San Jose Family Law Attorney offers tips on the international adoption process.
Recent celebrity adoptions have focused attention on the growing international adoption business. Many Americans choose to adopt internationally for many reasons, including the ready availability of infants. There are essentially two ways to adopt internationally.
You can adopt a foreign child through an American agency that specializes in international adoptions — or you can adopt directly. Most people use an agency, because direct adoption can be difficult. If you prefer a direct adoption, you will have to adhere not only to the adoption laws of your state, but also to U.S. immigration laws and the laws of the country of the child. It will be a complex process, so be prepared for some tangles. Do as much research as you can before you fly off to find a child; the more you know about the chosen country’s adoption system ahead of time, the better off you’ll be when you get there. For example, you may be required to stay in that country for several weeks or months before bringing the child to the United States.
U.S. immigration laws require that prospective adoptive parents be married or, if single, at least 25 years old. The adoptive parents must file an Orphan Petition (Form I-600) with the agency now known as U.S. Citizenship and Immigration Services (USCIS, formerly called the INS), to show that the child’s parents have died, disappeared, or abandoned the child, or that one remaining parent is not able to care for the child and consents to the child’s adoption and immigration to the U.S. If there are two known parents, the child will not qualify as an orphan under any circumstances.
Along with the Orphan Petition, you will need to submit a number of other documents, including a favorable home study report. If USCIS approves the petition, and there are no disqualifying factors such as a communicable disease, the child can be issued an immigrant visa.
Much of the paperwork for an international adoption can be completed even before you have identified a specific child to adopt. Advance preparation is a valuable option because the paperwork often takes a long time to process, and may hold up the child’s arrival in the U.S. even after all foreign requirements have been met.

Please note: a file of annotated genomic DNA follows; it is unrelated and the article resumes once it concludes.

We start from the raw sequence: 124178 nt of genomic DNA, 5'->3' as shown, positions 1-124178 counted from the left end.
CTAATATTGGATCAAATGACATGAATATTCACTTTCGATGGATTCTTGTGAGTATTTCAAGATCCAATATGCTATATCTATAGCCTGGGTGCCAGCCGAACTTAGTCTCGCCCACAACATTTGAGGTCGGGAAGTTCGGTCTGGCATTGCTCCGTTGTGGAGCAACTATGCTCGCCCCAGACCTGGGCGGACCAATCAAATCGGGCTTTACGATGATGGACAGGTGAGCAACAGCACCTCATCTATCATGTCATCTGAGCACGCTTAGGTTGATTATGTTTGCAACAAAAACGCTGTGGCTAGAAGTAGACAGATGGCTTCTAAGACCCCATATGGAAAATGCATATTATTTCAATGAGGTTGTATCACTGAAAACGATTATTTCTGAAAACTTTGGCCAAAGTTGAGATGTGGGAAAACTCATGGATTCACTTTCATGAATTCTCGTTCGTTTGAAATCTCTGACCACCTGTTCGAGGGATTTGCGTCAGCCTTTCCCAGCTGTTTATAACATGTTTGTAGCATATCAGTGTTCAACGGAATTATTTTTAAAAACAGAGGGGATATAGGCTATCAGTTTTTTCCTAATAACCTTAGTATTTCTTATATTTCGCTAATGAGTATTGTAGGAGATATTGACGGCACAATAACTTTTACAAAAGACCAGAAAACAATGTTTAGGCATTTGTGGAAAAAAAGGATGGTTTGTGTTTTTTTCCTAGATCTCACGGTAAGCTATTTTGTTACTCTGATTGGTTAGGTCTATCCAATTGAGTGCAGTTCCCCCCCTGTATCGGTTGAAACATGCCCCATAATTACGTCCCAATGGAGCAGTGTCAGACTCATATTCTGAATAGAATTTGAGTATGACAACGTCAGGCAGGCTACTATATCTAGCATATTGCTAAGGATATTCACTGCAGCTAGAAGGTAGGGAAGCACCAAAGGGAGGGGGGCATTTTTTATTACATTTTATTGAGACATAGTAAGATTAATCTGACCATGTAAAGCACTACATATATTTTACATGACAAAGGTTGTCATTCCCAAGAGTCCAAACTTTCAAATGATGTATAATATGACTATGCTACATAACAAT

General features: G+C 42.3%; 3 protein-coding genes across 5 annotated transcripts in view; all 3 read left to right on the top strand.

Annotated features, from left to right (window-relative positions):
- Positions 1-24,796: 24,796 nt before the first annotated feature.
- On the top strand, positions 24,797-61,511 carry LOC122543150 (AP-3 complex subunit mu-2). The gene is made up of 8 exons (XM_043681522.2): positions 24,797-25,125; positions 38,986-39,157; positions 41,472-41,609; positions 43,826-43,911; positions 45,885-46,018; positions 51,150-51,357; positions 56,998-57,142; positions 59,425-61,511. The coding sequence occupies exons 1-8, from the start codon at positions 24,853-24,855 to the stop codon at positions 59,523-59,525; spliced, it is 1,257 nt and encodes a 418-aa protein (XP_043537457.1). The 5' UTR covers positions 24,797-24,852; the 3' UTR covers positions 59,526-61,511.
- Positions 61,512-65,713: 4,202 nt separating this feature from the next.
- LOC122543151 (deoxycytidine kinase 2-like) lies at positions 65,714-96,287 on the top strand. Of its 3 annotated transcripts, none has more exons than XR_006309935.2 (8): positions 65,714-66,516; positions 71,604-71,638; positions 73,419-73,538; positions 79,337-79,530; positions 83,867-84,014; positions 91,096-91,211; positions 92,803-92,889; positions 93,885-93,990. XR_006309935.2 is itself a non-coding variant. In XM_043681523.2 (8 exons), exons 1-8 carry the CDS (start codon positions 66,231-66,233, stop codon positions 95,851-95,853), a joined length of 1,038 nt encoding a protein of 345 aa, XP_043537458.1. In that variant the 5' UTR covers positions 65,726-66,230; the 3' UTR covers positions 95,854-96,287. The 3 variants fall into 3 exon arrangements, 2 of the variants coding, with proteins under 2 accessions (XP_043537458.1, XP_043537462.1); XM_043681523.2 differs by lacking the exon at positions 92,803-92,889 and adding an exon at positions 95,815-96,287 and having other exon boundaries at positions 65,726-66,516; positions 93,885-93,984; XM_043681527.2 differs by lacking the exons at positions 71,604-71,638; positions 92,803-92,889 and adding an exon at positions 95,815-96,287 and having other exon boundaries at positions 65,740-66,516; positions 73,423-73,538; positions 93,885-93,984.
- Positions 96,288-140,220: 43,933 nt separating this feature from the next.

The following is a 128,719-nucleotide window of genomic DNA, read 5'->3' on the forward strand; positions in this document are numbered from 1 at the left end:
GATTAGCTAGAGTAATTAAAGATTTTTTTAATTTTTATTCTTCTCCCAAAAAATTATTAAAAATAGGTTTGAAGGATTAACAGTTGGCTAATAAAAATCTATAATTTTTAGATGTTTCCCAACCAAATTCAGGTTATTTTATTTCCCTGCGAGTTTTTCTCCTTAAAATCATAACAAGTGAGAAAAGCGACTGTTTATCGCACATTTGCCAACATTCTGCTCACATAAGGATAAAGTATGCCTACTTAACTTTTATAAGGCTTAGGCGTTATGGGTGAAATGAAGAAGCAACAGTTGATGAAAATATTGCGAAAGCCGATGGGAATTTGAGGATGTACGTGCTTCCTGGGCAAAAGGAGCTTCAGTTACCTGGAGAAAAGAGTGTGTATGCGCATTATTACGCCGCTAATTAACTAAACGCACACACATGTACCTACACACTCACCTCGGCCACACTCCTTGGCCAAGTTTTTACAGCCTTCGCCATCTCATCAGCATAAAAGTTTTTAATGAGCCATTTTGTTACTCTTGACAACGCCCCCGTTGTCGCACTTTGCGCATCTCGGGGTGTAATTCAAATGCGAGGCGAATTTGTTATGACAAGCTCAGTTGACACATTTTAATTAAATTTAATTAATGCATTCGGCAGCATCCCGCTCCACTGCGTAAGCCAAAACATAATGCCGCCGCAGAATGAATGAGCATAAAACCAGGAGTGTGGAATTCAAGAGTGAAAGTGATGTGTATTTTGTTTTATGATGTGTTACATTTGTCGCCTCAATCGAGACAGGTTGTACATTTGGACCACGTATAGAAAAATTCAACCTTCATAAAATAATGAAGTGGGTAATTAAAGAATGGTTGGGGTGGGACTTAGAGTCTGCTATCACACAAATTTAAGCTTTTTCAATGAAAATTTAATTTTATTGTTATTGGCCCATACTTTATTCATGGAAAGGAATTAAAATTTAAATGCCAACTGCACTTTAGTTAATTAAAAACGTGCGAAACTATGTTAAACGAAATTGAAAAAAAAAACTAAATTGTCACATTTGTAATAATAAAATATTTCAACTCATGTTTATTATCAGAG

Finally, be sure you check your own state laws for any preadoption requirements. Some states, for instance, require you to submit the written consent of the birthmother before they approve the entry of the child into the state. Some experts recommend that parents who adopt overseas readopt the child in their own state in order to make sure that the adoption fully conforms to state law, and in order to get a birth certificate that is in English. Sometimes, readoption is a legal necessity — required either by the state in which you live, or by the country in which you adopted.
Here at Sagaria Law, we offer a full range of family law and legal services including divorce, paternity, adoption, child custody and visitation matters, child support, spousal support, alimony, juvenile dependency, domestic violence, division of property, grandparent visitation and custody, etc. We have seven Northern California locations including San Jose, San Francisco, Redwood City, Fremont, Salinas, Roseville and Sacramento. We offer a free thirty minute consultation, either in person at any of our offices, or over the phone. Call our offices today and we can connect you with an attorney immediately or we can schedule your free consultation with one of our family law attorneys : (408) 279-2288 or (800) 941-6730 or visit www.sagarialaw.com.